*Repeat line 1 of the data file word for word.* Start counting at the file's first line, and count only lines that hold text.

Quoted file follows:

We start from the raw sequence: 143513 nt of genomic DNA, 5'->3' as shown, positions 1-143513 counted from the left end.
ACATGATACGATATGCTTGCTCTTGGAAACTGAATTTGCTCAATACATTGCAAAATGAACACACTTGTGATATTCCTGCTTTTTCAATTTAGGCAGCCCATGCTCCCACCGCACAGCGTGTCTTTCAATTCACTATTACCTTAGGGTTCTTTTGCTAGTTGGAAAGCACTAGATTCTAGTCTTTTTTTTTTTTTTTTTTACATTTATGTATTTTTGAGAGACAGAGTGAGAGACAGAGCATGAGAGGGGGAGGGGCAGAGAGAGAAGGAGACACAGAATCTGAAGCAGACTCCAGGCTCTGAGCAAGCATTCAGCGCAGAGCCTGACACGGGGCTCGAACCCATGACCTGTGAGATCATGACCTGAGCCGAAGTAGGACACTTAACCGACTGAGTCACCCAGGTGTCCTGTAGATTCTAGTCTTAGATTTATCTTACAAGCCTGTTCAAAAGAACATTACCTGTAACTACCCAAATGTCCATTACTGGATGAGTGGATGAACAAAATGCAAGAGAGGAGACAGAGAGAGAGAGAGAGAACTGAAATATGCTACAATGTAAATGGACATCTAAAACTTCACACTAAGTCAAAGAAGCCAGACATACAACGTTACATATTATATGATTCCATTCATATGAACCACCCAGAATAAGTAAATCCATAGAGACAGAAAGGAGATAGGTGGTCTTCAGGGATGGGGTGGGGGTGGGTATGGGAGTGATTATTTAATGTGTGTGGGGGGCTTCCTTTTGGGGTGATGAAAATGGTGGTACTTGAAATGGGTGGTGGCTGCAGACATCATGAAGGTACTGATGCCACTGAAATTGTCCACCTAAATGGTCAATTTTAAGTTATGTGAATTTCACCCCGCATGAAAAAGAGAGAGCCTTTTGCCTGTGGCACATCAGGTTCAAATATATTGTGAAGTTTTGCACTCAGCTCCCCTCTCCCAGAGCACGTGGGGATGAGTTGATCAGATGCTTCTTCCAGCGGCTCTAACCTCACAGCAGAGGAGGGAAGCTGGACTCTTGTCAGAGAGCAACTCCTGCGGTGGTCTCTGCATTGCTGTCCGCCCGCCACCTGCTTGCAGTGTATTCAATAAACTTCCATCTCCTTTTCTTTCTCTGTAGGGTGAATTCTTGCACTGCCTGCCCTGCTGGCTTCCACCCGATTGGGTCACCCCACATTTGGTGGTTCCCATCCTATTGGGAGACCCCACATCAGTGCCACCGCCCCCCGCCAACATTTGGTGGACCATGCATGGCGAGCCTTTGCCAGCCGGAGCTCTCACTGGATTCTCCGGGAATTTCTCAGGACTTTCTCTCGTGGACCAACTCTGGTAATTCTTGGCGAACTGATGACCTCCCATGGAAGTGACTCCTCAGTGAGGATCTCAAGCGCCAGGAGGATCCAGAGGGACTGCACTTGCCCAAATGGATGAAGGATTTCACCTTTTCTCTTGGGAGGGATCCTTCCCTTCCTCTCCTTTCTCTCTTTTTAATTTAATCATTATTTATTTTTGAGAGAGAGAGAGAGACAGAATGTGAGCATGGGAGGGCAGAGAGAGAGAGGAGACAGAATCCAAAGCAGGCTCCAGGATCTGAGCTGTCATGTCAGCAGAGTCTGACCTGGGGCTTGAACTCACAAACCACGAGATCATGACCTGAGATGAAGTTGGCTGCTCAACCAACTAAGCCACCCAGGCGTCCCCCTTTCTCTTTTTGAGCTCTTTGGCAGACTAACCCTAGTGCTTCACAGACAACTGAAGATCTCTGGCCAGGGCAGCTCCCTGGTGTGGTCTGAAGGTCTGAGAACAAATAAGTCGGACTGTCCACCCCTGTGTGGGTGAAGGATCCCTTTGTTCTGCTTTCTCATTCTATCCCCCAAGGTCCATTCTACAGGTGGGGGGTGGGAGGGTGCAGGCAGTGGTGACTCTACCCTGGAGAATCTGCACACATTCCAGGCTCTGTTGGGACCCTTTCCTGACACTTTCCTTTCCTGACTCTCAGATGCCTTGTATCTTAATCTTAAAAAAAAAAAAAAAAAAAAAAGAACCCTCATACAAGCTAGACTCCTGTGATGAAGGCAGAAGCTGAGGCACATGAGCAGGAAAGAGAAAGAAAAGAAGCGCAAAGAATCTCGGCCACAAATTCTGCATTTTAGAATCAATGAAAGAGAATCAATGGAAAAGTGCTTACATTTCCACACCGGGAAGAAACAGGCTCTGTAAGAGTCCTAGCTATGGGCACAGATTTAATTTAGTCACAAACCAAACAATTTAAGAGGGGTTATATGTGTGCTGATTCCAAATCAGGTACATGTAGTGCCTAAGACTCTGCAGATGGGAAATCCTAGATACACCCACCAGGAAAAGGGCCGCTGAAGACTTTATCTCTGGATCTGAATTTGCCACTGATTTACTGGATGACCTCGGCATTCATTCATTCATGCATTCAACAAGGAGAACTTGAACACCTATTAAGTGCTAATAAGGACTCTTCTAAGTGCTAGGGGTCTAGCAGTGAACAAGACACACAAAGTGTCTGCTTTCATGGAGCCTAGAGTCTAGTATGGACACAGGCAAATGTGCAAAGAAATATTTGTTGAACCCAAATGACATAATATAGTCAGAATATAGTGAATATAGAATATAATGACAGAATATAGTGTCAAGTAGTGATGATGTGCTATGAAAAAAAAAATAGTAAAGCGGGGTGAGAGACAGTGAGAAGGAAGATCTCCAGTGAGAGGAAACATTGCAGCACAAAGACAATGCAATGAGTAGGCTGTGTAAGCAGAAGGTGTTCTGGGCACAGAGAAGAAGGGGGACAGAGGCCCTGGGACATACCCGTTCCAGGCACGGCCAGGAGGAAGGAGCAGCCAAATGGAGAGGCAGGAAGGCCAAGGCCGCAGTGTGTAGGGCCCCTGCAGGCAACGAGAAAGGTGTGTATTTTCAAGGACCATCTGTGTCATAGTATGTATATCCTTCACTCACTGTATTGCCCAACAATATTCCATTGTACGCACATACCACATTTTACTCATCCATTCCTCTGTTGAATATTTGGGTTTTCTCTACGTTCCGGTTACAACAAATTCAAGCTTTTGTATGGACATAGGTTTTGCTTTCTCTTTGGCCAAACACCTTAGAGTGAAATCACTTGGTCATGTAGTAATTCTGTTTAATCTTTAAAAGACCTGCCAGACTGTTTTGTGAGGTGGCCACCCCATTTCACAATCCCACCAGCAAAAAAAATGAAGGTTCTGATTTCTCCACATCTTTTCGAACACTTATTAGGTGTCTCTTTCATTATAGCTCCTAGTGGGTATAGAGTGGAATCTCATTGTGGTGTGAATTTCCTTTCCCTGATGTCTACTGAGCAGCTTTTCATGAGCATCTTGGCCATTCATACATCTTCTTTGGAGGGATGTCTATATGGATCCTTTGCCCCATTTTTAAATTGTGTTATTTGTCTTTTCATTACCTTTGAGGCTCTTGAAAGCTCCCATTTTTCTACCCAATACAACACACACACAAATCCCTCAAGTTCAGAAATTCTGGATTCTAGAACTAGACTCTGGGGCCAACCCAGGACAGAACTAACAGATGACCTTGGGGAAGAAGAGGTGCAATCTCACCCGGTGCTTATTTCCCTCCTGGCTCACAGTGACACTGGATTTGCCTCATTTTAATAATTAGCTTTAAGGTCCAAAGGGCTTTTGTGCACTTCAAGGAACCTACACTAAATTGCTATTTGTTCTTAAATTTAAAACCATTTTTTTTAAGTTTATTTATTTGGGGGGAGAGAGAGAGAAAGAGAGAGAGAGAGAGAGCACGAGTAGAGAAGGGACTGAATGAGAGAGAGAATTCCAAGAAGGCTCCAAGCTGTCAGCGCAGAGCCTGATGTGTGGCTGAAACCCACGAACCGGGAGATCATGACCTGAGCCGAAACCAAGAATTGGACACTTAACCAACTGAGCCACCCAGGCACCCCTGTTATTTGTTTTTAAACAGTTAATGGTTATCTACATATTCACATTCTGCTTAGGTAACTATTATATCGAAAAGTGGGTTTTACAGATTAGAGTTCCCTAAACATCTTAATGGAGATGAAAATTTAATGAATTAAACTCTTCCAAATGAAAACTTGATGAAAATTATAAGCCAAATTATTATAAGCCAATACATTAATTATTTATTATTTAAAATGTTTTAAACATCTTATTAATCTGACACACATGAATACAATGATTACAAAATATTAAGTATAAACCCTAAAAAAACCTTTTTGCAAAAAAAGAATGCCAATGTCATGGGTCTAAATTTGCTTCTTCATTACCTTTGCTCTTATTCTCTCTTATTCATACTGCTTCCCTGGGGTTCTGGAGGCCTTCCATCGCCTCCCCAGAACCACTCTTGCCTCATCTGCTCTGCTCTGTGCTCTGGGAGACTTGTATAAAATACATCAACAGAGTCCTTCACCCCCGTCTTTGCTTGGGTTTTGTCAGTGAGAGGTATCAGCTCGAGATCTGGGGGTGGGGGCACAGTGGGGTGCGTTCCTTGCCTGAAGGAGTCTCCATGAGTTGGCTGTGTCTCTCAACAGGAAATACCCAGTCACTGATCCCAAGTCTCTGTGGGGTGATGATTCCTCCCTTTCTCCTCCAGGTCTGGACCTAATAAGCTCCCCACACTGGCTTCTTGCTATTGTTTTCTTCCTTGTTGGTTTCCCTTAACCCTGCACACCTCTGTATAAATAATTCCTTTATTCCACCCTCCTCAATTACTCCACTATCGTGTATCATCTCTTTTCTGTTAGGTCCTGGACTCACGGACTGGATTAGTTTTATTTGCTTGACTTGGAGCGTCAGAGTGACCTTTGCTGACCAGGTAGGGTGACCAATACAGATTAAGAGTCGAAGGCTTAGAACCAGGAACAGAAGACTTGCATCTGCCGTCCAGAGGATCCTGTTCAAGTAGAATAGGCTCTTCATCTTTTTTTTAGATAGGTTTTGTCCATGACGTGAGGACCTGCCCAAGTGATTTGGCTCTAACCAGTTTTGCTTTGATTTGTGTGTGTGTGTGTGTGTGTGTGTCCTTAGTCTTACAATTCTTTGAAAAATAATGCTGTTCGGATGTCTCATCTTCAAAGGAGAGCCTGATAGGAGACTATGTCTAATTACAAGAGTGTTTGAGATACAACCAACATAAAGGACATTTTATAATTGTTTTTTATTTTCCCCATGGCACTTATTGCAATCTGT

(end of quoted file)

We start from the raw sequence: 143513 nt of genomic DNA, 5'->3' as shown, positions 1-143513 counted from the left end.